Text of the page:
Erin Wilkinson (Empiremeister): The ex-jockey and former assistant to Tom Proctor finishes up the Bodemeister gelding’s stall in her barn near the half-mile pole on the main track to talk about her trio. A $9,000 buy at Fasig-Tipton Midlantic May sale, he finished seventh only start going 5 1/2 furlongs on the grass Aug. 24. “He didn’t run a bad race, kind of green with the rest of the field and bouncing off each other.”

Erin Wilkinson (Filly Ride): Two-year-old New York-bred daughter of Misremembered sold as a weanling for $1,000 at 2016 Fasig-Tipton Saratoga October mixed sale. She’s faces open company in her debut in today’s seventh, a 7-furlong maiden special weight. “We bought her privately down in Ocala. She’s been training well. I wanted to go 5 1/2 New York-breds but it overfilled and we weren’t going to get in so we’re kind of taking a chance going a little bit longer. Hopefully she’s fit enough. She’s a nice little filly.”

Erin Wilkinson (Glennwood): Former Zayat Stables runner was purchased privately by Kevin Moore and Allen Myers last year. He finished sixth in the Jerome and third in the Jimmy Winkfield for Wilkinson before going to the sidelines. “My big horse, he came back about a month and a half ago. I’m looking maybe at the end of September to get him in a race. He was 40-1 in the Jimmy Winkfield. Knock on wood he’ll be back soon.”

Eddie Barker (Yorkiepoo Princess): Three-time stakes winner is holding on to her title as the second-best horse to be featured in the Little Guy Stable Tour. Danny Chen’s 4-year-old Kantharos filly returned from almost nine-month layoff to finish third in Belmont optional June 28 and finished seventh in the Shine Again here Aug. 1. “She’s doing great. There’s a stake back at Belmont, an overnight $100,000 stake early in the meet that I’ll run her in. She’s doing really, really good. She was off a layoff, we gave her some time over the winter and she ran a good race. She’s got such guts. She’ll run real good in that stakes down there. She definitely needed that race, is sound, doing great, I just need to get a race for her.”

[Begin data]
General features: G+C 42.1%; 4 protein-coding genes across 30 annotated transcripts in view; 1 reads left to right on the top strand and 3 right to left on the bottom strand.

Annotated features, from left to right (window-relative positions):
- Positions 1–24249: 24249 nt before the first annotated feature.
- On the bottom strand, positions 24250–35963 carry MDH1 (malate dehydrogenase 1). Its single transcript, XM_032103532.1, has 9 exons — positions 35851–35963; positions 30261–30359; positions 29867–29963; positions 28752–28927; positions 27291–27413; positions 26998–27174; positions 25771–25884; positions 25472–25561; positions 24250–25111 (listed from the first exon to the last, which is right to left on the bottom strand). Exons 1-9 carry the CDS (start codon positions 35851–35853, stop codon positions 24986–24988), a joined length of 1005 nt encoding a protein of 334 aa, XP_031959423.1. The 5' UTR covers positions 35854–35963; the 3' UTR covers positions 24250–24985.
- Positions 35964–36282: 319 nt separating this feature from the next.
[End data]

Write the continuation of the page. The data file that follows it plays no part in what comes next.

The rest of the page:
Eddie Barker (Bettor Bank On It): Danny Chen’s 2-year-old Central Banker colt cost $7,000 in June. He makes debut in today’s second, a state-bred 5 1/2-furlong maiden on the turf. Barker, his arm in a sling thanks to recurring issue with rotator cuff that will require surgery, watched the colt school in the paddock before training Friday. “Nice horse. He can run that little horse. I wanted to get dirt but it didn’t go. He’ll grass though, I’m not worried about it. He’s got real talent.”